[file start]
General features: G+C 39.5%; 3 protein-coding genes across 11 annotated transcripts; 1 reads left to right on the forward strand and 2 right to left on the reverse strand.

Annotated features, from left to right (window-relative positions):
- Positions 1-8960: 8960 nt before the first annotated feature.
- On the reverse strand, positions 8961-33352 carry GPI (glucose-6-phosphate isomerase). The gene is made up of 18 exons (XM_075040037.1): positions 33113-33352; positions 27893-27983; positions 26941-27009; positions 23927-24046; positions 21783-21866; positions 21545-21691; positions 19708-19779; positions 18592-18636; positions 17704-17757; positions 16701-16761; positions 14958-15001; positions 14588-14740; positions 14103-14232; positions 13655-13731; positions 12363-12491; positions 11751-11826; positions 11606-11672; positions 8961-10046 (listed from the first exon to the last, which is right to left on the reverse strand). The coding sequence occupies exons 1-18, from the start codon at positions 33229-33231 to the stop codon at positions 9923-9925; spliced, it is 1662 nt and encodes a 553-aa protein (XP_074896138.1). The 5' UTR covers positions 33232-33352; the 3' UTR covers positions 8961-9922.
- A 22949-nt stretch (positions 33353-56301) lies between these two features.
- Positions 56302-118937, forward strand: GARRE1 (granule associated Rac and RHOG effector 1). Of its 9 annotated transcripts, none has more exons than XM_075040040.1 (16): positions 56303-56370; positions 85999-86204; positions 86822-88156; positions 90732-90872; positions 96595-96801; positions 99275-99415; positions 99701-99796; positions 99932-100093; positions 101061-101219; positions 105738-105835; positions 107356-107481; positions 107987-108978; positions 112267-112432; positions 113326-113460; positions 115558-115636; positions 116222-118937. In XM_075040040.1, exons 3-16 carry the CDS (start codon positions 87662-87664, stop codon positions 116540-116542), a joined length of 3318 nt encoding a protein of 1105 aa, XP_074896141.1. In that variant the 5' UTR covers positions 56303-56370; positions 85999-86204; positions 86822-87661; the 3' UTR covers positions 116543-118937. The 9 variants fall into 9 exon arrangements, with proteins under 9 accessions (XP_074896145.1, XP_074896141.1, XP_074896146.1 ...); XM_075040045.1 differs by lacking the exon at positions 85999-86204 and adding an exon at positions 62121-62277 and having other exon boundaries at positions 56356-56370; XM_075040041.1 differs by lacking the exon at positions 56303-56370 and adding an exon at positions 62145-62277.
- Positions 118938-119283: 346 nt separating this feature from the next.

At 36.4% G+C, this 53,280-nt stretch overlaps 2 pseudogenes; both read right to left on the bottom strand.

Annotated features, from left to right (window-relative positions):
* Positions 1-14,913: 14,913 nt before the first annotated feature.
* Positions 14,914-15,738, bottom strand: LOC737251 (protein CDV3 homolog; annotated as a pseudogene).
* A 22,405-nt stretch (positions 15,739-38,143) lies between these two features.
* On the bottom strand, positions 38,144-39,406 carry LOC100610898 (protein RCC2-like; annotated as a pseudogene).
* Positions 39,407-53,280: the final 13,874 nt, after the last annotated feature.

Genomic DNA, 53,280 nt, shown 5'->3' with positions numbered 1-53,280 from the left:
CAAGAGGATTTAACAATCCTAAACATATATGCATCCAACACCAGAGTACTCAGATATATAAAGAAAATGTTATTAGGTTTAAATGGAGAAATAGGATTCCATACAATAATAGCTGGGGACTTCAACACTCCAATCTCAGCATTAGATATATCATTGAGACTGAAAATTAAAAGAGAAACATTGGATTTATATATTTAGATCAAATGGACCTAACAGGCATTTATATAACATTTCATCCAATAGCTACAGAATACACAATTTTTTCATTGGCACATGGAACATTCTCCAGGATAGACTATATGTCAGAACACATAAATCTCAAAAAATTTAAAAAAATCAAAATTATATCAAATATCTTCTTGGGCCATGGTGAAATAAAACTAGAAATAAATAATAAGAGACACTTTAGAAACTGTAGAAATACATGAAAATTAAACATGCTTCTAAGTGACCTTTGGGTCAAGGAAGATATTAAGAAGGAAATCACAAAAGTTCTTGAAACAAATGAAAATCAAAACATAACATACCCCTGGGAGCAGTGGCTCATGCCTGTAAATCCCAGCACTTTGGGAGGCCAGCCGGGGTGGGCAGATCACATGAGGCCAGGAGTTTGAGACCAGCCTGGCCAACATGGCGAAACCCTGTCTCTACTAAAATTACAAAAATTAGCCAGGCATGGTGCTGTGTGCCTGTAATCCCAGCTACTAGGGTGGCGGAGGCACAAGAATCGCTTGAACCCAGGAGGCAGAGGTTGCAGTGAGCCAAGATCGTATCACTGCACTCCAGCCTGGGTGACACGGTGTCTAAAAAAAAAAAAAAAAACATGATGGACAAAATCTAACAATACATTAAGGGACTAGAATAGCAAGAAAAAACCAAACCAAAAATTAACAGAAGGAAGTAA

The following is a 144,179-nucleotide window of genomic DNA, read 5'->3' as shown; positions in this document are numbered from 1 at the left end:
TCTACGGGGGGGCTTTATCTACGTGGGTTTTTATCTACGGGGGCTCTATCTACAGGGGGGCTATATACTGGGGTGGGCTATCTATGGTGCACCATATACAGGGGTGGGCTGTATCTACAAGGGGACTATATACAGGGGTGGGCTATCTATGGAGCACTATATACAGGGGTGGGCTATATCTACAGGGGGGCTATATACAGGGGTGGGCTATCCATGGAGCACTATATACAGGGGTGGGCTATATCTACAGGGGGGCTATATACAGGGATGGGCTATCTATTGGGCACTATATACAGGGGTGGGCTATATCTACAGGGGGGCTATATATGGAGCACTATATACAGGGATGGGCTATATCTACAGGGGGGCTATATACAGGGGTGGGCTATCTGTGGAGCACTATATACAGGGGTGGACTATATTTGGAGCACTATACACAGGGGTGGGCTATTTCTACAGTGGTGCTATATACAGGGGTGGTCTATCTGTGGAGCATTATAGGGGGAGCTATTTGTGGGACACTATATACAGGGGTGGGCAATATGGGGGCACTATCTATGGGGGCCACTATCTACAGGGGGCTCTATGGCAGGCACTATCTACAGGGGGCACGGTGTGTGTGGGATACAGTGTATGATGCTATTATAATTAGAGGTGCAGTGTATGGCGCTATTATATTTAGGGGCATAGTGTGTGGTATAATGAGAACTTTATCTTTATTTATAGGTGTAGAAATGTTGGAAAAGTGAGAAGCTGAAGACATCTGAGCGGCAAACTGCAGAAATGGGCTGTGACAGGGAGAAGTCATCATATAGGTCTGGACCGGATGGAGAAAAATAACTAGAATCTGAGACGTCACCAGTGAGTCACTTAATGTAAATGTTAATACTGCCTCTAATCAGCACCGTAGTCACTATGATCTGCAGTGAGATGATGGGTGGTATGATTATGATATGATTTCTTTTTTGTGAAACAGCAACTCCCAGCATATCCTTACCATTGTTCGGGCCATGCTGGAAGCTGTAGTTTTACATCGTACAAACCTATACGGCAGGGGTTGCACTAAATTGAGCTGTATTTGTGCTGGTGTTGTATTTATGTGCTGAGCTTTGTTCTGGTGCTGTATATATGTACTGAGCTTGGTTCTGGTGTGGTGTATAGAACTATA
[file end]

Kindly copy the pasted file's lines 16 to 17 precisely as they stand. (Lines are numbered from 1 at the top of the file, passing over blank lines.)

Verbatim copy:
CAAGAGGATTTAACAATCCTAAACATATATGCATCCAACACCAGAGTACTCAGATATATAAAGAAAATGTTATTAGGTTTAAATGGAGAAATAGGATTCCATACAATAATAGCTGGGGACTTCAACACTCCAATCTCAGCATTAGATATATCATTGAGACTGAAAATTAAAAGAGAAACATTGGATTTATATATTTAGATCAAATGGACCTAACAGGCATTTATATAACATTTCATCCAATAGCTACAGAATACACAATTTTTTCATTGGCACATGGAACATTCTCCAGGATAGACTATATGTCAGAACACATAAATCTCAAAAAATTTAAAAAAATCAAAATTATATCAAATATCTTCTTGGGCCATGGTGAAATAAAACTAGAAATAAATAATAAGAGACACTTTAGAAACTGTAGAAATACATGAAAATTAAACATGCTTCTAAGTGACCTTTGGGTCAAGGAAGATATTAAGAAGGAAATCACAAAAGTTCTTGAAACAAATGAAAATCAAAACATAACATACCCCTGGGAGCAGTGGCTCATGCCTGTAAATCCCAGCACTTTGGGAGGCCAGCCGGGGTGGGCAGATCACATGAGGCCAGGAGTTTGAGACCAGCCTGGCCAACATGGCGAAACCCTGTCTCTACTAAAATTACAAAAATTAGCCAGGCATGGTGCTGTGTGCCTGTAATCCCAGCTACTAGGGTGGCGGAGGCACAAGAATCGCTTGAACCCAGGAGGCAGAGGTTGCAGTGAGCCAAGATCGTATCACTGCACTCCAGCCTGGGTGACACGGTGTCTAAAAAAAAAAAAAAAAACATGATGGACAAAATCTAACAATACATTAAGGGACTAGAATAGCAAGAAAAAACCAAACCAAAAATTAACAGAAGGAAGTAA

The following is a 144,179-nucleotide window of genomic DNA, read 5'->3' as shown; positions in this document are numbered from 1 at the left end: